How to perform liquid level sensing through the bottom of a metal tank

I'm posting this set by step setup for folks who need to perform level sensing from the bottom of a metal container. I'll turn this into an App Note eventually.

1, Read my app note on transducers to get an understanding about how transducers work, how to select them and how to mount them externally.It can be found found at: www/ti.com/lit/pdf/snaa266 

2. Read my app note on how to configure the TDC1000 in a level sensing application from the bottom. I go over how transducer choices effect system design and how to configure the TDC1000. It can be found found at: www/ti.com/lit/pdf/snaa270   

Here’s pics of the assembly process:

 

Gluing transducer to container bottom. Notes:

  1. just enough glue to cover the transducer
  2. No need for electric isolation (glue isolates)

 

Apply light pressure to transducer while waiting for glue to set.

 

Side view showing amount of glue.

Top View showing amount of glue.

Hot gluing stage: provides transducer acoustic dampening, transducer protection, and wire strain relief

 

Adding 4 rubber feet to container bottom to protect the transducer

Test setup: Pot, and TDC1000-TDC7200 EVM, transducer connected to TX1/RX2 (pin 10, 11) on J5

Scope shot with level above 15 cm. Note: it is ~1V p-p, meaning higher levels are easily achievable.

TDC1000 register settings (here’s a good starting point):

Here is a graph of the TOF measurement using the demo while I’m filling it from empty to full (~16cm).

/cfs-file/__key/communityserver-discussions-components-files/991/TDC1000_5F00_7200_5F00_metal_5F00_pot_5F00_Setup_5F00_final_5F00_fill_5F00_test.txt

5 Replies

  • Thanks!

    Regards,

    Paul Grohe

    Low Power Amplifiers and Comparators (LPAC) Applications

  • I should note this works as long as the tank is moderately level (<10 deg) and the surface is relatively still.
    For containers with wider level variances or more heavily disturbed surfaces (fluid pouring in etc.) a level tube can be used to allow the TDC1000 to work in those circumstances.
  • Hi Mathew,

    Thanks for sharing this post. It is very interesting and I have some questions.

    I would like to measure the fluid level of a closed metal tank from the bottom and it is about 1,5m high (500L). My first guess is the fluid level is too much and the signal may fade before reaching the surface. Since the major application of this is to detecting when the tank gets empty, I also guess I coud have some signal back when the fluid surface is reaching the bottom.

    - What is the estimated maximum height for a metal tank, which inner fluid level can be measured with a TDC1000?

    - What is the estimated maximum height for detecting an empty tank?

    - Is the metal thickness important?

    - Real industrial stainless steel containers are not usually so flat as that pot. I guess if the bottom is tilted or irregular this may affect the measurement, right?

    - Industrial applications usually require more robust fixing systems than crazyglue and hot glue. Any recommendaton when it comes to industrialize this type of sensors?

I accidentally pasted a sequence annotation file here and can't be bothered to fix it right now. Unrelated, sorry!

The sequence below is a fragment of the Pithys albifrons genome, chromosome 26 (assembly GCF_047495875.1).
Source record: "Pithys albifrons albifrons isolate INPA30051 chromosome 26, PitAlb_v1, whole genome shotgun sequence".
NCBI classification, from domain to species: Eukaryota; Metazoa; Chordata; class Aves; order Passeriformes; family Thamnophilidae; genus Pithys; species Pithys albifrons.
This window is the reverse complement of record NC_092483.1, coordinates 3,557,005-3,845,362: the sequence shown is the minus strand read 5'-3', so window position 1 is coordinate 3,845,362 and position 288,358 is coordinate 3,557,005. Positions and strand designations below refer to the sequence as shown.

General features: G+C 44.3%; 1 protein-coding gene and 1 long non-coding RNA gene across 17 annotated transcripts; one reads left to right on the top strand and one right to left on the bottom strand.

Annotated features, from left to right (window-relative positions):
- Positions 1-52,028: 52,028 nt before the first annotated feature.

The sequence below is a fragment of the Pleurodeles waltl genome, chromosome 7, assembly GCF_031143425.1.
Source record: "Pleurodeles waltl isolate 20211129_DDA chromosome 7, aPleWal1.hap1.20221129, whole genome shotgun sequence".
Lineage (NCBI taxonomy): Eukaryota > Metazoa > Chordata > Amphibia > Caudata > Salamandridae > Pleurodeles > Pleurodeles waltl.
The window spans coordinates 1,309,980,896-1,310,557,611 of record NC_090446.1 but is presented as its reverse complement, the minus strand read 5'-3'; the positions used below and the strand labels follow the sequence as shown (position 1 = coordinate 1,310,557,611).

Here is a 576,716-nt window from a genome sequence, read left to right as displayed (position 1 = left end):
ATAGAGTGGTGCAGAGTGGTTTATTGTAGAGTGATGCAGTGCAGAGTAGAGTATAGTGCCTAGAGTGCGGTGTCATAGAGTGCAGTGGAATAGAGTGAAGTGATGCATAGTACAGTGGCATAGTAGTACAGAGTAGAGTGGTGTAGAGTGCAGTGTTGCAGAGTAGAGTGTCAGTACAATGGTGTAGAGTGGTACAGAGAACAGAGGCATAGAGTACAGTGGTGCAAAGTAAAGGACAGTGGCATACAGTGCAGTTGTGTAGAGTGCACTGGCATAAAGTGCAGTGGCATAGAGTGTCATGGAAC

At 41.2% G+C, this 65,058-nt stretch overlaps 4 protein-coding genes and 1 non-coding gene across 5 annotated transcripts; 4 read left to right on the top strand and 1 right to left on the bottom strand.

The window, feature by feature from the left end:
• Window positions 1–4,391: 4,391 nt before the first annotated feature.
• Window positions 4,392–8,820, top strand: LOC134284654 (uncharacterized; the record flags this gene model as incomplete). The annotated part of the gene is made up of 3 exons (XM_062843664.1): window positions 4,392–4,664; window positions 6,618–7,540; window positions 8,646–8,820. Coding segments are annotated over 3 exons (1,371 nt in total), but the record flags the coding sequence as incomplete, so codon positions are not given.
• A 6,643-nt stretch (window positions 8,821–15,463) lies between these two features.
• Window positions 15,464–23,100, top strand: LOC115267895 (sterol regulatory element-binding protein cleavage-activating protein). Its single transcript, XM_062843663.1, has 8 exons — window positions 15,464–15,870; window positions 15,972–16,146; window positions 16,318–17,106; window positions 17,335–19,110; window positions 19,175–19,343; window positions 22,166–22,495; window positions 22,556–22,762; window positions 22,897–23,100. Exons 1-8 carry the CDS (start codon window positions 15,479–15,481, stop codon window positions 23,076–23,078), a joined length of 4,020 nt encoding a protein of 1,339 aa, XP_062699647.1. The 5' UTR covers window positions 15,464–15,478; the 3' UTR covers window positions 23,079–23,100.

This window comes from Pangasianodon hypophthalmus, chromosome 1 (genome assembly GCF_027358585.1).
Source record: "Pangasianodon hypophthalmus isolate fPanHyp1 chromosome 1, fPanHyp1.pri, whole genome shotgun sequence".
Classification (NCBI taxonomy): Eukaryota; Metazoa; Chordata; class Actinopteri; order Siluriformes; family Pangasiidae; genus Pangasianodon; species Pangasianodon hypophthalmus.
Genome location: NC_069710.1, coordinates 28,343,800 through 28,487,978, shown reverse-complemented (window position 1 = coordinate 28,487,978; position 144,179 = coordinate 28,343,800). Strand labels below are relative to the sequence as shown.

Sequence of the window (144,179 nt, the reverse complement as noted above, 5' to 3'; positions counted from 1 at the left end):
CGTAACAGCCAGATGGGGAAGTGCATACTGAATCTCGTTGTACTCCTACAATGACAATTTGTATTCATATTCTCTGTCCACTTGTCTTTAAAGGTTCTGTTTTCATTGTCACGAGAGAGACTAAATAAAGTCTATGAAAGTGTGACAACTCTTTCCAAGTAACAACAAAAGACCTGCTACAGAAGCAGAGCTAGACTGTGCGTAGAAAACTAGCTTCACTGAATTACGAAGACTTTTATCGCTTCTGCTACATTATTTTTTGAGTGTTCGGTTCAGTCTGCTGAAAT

Regards, Ramon.

  • In reply to Jose Ramon hernandez:

    - What is the estimated maximum height for a metal tank, which inner fluid level can be measured with a TDC1000?

    This is something to be found experimentally as ultrasonic energy has to go through multiple mediums (transducer to gel-couplant to steel to liquid) before reflected back from the liquid level surface. While you use a gel-couplant to ensure all the ultrasonic wave from transducer is transmitted to steel without loss, steel is not a good couplant of the ultrasonic energy. The energy transmitted to the liquid is attenuated quite a bit and so higher the level you want to detect higher the excitation energy you need to apply. You can read about acoustic impedance and some basics of ultrasonic transmission here
    www.ni.com/.../

    - What is the estimated maximum height for detecting an empty tank?

    Transducers have a dead zone and cannot receive while ringing. For 1Mhz transducers, minimum height you can measure is about 1 to 2cms. You can read about it in the app notes I referred in the other posting. By using a delay or stub element (which also is a good couplant) between the transducer and the metal tank you can measure even more to empty.

    - Is the metal thickness important?
    Yes, there's more attenuation and hence less ultrasonic energy transmitted in to the liquid.

    - Real industrial stainless steel containers are not usually so flat as that pot. I guess if the bottom is tilted or irregular this may affect the measurement, right?
    You can use a cylinder of gel (or something shaped to the contour) to ensure there's good uniform coupling without air gap.

    - Industrial applications usually require more robust fixing systems than crazyglue and hot glue. Any recommendaton when it comes to industrialize this type of sensors?
    I agree. FYI, in app note SNA266, CYA is to ensure strong connection between the face of the transducer and the tank wall. Also, its low compressibility ensures there is no acoustic dampening. Whereas the glue, that is applied around the transducer circumference and backside, is for acoustic dampening (due to its flexibility) and wire strain relief. So the glue, if applied on the transducer frontside, can cause performance degradation.

    Thanks,
    Vishy
  • Hi Matthew,

    I am interested in your approach for measuring water level in tanks using ultrasonic sensing by a piezoelectric transducer. Please advise if I can use this method to measure water level in rain-fed containers (e.g. jerrycans, pails, tires) and at outdoors? How much this would cost?

    Best,
    Mekki